Tuesday, September 16th.
Yesterday Miriam determined to go to Linwood, and consequently I had a severe task of trunk-packing, one of my greatest delights, however. I hate to see any one pack loosely or in a slovenly manner. Perhaps that is the reason I never let any one do it if I am able to stand. This morning was appointed as our day for leaving, but I persuaded her to wait until to-morrow, in hope that either the General, or news from Virginia, would arrive this evening. Bless this village! It is the meanest place for news that I ever was in. Not a word can be gathered, except what is false or unfounded; and they are even tired of that, in the last few days.
Talk of Baton Rouge turning Yankee, as the report went here! Of the three or four there who took the oath, not one can be compared to some loyal citizens of this small burg. Why, I talked to two gentlemen yesterday who, if it were not for the disgrace and danger incurred by bearing the name, I should style Union men, and talked or rather listened to them, until my spirits were reduced to the lowest ebb. People were shocked at our daring to believe there lived gentlemen and Christians in the North —I mean those wild fanatics, who could only take in one idea at a time, and rarely divested their brains of that one to make room for a newer one, were shocked at our belief; but if they could converse with a few here, that I could point out, our gnat of common sense would be swallowed by this behemoth of heterodoxy.
This morning Mrs. Bar, Miss Bernard, and a Miss Mud came to town and surprised us by a most unexpected visit. They spent the day with us, and have just now driven off on their return home, through this drizzly, misting evening. A while ago a large cavalry company passed, at the corner, on their way from Port Hudson to Camp Moore, the report is. They raised their hats to us, seeing us at the gate, and we waved our handkerchiefs in return, each with a silent “God bless you,” I am sure.
As though to prove my charge unjust, news comes pouring in. Note we a few items, to see how many will prove false. First, we have taken Baltimore without firing a gun; Maryland has risen en masse to join our troops; Longstreet and Lee are marching on Washington from the rear; the Louisiana troops are ordered home to defend their own State — thank God! if it will only bring the boys back! Then comes tidings of nine gunboats at Baton Rouge; Ponchatoula on the railroad taken by Yankees; Camp Moore and three batteries, ditto. Not so cheering! If that is so, Clinton lies within reach, being thirty-five miles off.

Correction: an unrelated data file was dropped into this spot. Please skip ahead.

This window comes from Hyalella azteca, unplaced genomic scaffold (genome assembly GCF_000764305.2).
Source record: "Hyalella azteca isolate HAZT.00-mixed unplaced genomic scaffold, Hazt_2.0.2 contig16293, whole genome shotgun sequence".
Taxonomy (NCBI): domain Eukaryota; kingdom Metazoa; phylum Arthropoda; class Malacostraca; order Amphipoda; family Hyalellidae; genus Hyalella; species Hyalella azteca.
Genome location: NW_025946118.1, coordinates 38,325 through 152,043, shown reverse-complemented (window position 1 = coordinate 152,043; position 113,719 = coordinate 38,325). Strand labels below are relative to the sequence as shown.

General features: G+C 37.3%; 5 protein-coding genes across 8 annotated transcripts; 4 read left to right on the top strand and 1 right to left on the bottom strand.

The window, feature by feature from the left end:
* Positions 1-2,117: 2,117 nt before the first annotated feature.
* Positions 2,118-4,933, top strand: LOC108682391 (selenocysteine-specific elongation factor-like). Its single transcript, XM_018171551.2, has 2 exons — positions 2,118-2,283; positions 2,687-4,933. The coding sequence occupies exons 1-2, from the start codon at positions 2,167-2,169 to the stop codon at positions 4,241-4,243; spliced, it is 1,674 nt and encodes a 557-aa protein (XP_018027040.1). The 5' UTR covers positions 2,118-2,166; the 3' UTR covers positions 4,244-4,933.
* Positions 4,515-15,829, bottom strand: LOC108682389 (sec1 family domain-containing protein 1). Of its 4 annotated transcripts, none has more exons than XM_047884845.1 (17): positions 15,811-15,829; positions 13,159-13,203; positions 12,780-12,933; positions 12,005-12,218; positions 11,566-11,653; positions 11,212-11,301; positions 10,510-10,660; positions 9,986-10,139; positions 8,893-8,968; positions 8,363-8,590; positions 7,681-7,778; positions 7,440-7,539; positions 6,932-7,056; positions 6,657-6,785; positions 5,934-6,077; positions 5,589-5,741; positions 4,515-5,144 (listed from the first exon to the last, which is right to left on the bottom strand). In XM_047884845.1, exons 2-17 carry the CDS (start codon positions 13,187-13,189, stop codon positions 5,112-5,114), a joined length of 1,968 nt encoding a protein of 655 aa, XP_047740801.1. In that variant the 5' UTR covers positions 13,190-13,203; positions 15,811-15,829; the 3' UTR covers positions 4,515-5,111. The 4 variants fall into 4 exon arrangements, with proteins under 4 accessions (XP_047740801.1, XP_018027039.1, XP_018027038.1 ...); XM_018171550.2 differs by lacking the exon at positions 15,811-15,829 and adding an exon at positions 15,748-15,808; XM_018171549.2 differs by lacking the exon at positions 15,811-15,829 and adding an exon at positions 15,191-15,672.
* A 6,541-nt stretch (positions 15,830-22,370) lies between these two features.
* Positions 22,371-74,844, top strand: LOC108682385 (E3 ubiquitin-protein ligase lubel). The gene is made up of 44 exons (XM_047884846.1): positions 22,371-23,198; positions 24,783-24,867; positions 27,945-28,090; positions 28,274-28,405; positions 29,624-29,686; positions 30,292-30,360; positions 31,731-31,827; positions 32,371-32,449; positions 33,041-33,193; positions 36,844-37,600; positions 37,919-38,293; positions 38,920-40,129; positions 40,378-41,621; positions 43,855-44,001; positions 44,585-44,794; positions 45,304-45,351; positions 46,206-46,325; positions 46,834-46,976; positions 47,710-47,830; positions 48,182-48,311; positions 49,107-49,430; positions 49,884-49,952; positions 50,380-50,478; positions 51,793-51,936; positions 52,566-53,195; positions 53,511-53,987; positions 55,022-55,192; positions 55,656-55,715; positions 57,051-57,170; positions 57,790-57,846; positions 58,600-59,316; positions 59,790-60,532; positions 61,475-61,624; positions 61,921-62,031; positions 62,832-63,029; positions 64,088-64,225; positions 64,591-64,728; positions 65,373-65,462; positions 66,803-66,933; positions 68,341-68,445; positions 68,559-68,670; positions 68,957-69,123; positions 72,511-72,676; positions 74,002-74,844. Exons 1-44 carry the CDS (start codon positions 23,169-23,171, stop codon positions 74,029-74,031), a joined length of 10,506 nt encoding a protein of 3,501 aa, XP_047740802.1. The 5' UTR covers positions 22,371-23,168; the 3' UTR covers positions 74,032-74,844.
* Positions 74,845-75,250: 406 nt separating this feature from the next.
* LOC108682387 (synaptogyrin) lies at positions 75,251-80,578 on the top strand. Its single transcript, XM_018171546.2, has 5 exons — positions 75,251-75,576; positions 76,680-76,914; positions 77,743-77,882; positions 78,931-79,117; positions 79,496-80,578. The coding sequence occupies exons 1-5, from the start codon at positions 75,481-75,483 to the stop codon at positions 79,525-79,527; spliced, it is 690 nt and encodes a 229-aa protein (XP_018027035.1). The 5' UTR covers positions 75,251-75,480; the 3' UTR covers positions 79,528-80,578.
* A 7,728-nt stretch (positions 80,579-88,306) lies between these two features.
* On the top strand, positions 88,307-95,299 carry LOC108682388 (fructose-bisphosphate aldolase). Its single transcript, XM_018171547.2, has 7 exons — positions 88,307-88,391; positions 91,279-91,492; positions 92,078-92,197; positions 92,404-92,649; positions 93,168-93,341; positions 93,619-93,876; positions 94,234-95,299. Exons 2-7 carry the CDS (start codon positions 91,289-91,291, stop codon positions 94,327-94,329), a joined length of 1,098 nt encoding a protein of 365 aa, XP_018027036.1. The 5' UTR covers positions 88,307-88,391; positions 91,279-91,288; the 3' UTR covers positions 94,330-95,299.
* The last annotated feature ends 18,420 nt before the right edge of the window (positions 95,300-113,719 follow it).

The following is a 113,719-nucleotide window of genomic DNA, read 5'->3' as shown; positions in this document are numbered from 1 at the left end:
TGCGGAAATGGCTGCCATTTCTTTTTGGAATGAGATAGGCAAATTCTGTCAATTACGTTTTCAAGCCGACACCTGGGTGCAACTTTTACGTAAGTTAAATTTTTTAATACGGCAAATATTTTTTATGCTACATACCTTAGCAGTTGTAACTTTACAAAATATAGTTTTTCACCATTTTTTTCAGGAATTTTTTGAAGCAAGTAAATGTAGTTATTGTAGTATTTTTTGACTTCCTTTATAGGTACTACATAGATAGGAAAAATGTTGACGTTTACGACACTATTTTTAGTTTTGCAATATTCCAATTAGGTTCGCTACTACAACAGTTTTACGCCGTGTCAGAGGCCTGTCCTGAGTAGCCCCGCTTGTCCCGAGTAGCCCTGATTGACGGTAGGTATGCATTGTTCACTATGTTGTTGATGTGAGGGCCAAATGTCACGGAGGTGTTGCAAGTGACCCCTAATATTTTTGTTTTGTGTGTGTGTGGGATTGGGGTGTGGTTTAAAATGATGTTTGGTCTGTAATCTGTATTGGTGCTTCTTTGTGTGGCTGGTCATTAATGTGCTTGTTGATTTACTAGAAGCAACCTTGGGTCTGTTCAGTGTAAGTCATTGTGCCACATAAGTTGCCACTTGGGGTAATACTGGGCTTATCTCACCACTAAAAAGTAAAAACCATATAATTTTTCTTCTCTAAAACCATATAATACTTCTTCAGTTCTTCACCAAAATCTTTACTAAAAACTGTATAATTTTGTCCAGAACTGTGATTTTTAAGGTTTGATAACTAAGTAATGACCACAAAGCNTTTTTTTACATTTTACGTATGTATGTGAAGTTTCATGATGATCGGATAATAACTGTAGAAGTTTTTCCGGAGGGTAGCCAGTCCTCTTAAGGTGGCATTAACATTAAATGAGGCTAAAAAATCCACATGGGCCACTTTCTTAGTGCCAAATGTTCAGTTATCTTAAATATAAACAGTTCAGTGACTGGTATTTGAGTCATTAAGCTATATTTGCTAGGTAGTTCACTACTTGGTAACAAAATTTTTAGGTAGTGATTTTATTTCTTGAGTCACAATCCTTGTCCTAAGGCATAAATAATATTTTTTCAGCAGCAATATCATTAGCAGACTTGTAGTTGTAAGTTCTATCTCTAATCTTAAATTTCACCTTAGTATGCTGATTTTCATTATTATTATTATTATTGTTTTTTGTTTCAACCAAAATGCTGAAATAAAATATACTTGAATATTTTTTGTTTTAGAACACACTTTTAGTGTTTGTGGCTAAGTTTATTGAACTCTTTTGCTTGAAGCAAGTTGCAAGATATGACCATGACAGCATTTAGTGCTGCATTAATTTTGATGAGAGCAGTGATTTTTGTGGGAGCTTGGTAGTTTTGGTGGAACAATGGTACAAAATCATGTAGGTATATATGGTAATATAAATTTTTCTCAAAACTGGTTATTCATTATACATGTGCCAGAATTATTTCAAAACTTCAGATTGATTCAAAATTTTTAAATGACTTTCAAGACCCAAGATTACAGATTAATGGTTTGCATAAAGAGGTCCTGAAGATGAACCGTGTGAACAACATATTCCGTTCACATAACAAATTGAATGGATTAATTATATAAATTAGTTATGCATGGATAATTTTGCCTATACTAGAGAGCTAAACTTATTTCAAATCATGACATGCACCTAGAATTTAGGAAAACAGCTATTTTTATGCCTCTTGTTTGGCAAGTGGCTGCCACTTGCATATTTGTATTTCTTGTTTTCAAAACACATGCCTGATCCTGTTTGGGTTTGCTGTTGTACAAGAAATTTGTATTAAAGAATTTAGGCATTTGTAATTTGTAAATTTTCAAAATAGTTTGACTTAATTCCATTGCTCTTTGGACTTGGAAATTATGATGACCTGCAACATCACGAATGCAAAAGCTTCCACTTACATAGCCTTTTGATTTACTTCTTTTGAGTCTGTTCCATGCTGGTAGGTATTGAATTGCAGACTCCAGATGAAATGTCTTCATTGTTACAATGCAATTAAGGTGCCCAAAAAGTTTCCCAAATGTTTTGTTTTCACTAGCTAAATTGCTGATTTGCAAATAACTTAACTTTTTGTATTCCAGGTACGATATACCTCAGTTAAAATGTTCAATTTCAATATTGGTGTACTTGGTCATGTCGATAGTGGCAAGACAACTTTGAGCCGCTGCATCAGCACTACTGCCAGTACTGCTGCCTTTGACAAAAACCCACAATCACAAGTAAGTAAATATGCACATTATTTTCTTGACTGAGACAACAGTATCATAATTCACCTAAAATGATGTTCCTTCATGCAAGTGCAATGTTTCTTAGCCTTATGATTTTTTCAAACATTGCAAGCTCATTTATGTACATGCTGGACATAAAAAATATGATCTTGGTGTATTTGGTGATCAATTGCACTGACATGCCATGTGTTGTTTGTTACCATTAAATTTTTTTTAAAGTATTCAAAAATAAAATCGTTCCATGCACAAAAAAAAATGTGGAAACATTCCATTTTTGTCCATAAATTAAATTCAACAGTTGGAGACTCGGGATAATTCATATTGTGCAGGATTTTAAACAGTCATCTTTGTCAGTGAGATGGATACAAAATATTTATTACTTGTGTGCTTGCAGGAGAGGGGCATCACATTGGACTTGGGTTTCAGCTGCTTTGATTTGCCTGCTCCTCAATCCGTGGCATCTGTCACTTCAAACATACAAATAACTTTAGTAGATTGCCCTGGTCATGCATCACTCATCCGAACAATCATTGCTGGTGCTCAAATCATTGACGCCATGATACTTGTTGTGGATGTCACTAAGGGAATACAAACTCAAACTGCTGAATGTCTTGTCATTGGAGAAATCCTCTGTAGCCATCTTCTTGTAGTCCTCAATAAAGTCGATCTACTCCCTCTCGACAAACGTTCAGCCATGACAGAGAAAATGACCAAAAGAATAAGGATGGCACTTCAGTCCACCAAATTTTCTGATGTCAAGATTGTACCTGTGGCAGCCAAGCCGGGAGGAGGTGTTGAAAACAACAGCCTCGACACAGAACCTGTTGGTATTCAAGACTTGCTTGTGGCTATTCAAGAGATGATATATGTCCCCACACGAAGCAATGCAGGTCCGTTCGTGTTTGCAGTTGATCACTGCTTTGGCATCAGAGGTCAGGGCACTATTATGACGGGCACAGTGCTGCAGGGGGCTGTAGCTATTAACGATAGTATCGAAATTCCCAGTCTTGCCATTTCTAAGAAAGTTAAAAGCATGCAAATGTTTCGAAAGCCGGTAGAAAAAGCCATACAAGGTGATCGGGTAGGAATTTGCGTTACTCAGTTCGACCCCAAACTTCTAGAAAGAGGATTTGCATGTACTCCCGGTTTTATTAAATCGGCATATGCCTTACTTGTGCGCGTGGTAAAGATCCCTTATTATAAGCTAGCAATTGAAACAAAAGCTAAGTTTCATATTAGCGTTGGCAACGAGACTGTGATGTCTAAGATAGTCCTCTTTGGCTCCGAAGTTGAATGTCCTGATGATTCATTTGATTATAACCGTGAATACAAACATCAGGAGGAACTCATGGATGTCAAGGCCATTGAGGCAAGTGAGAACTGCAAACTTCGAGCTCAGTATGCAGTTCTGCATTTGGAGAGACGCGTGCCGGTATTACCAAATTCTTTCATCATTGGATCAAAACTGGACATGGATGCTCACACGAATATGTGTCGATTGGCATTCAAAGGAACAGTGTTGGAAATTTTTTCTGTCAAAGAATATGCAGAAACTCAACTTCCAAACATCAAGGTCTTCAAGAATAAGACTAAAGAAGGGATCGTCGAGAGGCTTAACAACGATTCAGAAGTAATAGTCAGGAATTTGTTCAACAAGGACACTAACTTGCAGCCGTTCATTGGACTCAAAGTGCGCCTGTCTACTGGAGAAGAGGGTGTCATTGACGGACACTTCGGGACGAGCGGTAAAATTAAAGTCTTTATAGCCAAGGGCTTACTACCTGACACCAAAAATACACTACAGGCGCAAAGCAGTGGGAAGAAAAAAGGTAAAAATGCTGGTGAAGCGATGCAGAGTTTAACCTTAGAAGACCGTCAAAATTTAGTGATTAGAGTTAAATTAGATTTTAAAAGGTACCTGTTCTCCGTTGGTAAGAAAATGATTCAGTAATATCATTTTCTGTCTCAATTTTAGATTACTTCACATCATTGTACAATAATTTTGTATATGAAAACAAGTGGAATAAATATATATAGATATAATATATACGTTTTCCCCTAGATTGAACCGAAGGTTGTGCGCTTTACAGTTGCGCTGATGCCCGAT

Leaving much the most valuable portion of our clothing here, the Yankees will probably appropriate what little they spared us and leave us fairly destitute; for we take only summer clothes to Linwood. I have plenty of underclothes, but the other day, when I unpacked the large trunk from Dr. Enders’s, I found I had just two dresses for winter; a handsome blue silk I bought just two years ago last spring, and one heavy blue merino that does not fit me. What an outfit for winter! Miriam has two poplins and a black silk, and mother a wine-colored merino, only. But each of us is blessed with a warm cloak, and are correspondingly grateful. I was confident I had saved my green, dark blue, and brown silk dresses, but the Yankees saved them instead, for me, or their suffering sweethearts, rather. On the other hand, taking so many necessary articles to Linwood, the risk of losing them is the same. An attack on Port Hudson is apprehended, and if it falls, General Carter’s house will be decidedly unsafe from Yankee vengeance. The probability is that it will burn, as they have been daily expecting ever since the Yankees occupied Baton Rouge. The risk seems equal, either way. Go or stay, the danger seems the same. Shall we go, then, for variety, or die here of stagnation while waiting for the Yankees to make up their minds? I would rather be at neither place, just now; in fact I could hardly name the place I should like to be in now, unless it were Europe or the Sandwich Islands; but I love Linwood and its dear inhabitants, and under other circumstances should be only too happy to be there. I was regretting the other day that our life was now so monotonous; almost longed for the daily alarms we had when under Yankee rule in Baton Rouge. Stirring times are probably ahead.